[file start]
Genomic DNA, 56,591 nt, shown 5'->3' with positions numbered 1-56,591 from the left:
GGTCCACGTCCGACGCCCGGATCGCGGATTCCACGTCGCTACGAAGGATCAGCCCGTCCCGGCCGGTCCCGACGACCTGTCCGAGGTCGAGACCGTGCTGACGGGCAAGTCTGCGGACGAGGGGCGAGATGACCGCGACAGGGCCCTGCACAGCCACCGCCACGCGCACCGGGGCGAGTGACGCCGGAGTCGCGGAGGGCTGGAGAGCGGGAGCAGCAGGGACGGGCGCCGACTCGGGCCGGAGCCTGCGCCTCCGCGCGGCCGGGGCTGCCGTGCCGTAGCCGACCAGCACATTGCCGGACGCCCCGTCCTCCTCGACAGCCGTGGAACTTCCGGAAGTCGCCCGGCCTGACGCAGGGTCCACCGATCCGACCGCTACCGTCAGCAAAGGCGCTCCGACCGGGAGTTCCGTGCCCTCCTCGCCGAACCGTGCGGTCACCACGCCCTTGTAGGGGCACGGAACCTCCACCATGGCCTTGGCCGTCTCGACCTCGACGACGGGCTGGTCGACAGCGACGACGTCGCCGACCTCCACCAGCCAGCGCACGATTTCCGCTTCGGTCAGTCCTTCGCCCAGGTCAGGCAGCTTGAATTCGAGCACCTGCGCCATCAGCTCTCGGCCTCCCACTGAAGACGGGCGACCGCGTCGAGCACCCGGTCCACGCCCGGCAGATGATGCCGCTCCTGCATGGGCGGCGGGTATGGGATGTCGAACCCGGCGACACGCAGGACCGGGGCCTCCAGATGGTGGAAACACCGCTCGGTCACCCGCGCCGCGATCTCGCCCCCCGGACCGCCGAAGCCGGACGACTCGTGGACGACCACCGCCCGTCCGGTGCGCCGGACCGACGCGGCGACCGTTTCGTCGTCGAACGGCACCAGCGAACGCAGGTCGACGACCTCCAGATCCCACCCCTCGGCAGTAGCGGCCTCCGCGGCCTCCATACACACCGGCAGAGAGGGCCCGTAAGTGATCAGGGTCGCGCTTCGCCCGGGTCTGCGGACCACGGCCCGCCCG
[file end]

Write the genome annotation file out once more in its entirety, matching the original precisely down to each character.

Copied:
Genomic DNA, 56,591 nt, shown 5'->3' with positions numbered 1-56,591 from the left:
GGTCCACGTCCGACGCCCGGATCGCGGATTCCACGTCGCTACGAAGGATCAGCCCGTCCCGGCCGGTCCCGACGACCTGTCCGAGGTCGAGACCGTGCTGACGGGCAAGTCTGCGGACGAGGGGCGAGATGACCGCGACAGGGCCCTGCACAGCCACCGCCACGCGCACCGGGGCGAGTGACGCCGGAGTCGCGGAGGGCTGGAGAGCGGGAGCAGCAGGGACGGGCGCCGACTCGGGCCGGAGCCTGCGCCTCCGCGCGGCCGGGGCTGCCGTGCCGTAGCCGACCAGCACATTGCCGGACGCCCCGTCCTCCTCGACAGCCGTGGAACTTCCGGAAGTCGCCCGGCCTGACGCAGGGTCCACCGATCCGACCGCTACCGTCAGCAAAGGCGCTCCGACCGGGAGTTCCGTGCCCTCCTCGCCGAACCGTGCGGTCACCACGCCCTTGTAGGGGCACGGAACCTCCACCATGGCCTTGGCCGTCTCGACCTCGACGACGGGCTGGTCGACAGCGACGACGTCGCCGACCTCCACCAGCCAGCGCACGATTTCCGCTTCGGTCAGTCCTTCGCCCAGGTCAGGCAGCTTGAATTCGAGCACCTGCGCCATCAGCTCTCGGCCTCCCACTGAAGACGGGCGACCGCGTCGAGCACCCGGTCCACGCCCGGCAGATGATGCCGCTCCTGCATGGGCGGCGGGTATGGGATGTCGAACCCGGCGACACGCAGGACCGGGGCCTCCAGATGGTGGAAACACCGCTCGGTCACCCGCGCCGCGATCTCGCCCCCCGGACCGCCGAAGCCGGACGACTCGTGGACGACCACCGCCCGTCCGGTGCGCCGGACCGACGCGGCGACCGTTTCGTCGTCGAACGGCACCAGCGAACGCAGGTCGACGACCTCCAGATCCCACCCCTCGGCAGTAGCGGCCTCCGCGGCCTCCATACACACCGGCAGAGAGGGCCCGTAAGTGATCAGGGTCGCGCTTCGCCCGGGTCTGCGGACCACGGCCCGCCCG